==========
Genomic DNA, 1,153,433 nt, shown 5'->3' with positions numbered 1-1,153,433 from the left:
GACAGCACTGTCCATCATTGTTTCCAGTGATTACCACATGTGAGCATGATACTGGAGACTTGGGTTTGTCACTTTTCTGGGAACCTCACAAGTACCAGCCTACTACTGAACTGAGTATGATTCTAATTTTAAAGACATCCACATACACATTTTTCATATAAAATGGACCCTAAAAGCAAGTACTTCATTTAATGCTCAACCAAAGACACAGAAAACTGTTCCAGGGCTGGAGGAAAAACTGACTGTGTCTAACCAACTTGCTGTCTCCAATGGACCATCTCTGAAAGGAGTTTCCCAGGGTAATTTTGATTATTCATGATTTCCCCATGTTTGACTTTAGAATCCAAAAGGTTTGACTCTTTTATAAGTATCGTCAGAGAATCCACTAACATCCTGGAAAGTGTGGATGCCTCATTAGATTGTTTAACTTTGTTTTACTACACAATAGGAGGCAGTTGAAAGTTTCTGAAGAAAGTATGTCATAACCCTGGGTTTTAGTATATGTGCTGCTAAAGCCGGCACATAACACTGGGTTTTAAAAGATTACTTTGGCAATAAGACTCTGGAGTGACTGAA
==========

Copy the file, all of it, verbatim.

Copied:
Genomic DNA, 1,153,433 nt, shown 5'->3' with positions numbered 1-1,153,433 from the left:
GACAGCACTGTCCATCATTGTTTCCAGTGATTACCACATGTGAGCATGATACTGGAGACTTGGGTTTGTCACTTTTCTGGGAACCTCACAAGTACCAGCCTACTACTGAACTGAGTATGATTCTAATTTTAAAGACATCCACATACACATTTTTCATATAAAATGGACCCTAAAAGCAAGTACTTCATTTAATGCTCAACCAAAGACACAGAAAACTGTTCCAGGGCTGGAGGAAAAACTGACTGTGTCTAACCAACTTGCTGTCTCCAATGGACCATCTCTGAAAGGAGTTTCCCAGGGTAATTTTGATTATTCATGATTTCCCCATGTTTGACTTTAGAATCCAAAAGGTTTGACTCTTTTATAAGTATCGTCAGAGAATCCACTAACATCCTGGAAAGTGTGGATGCCTCATTAGATTGTTTAACTTTGTTTTACTACACAATAGGAGGCAGTTGAAAGTTTCTGAAGAAAGTATGTCATAACCCTGGGTTTTAGTATATGTGCTGCTAAAGCCGGCACATAACACTGGGTTTTAAAAGATTACTTTGGCAATAAGACTCTGGAGTGACTGAA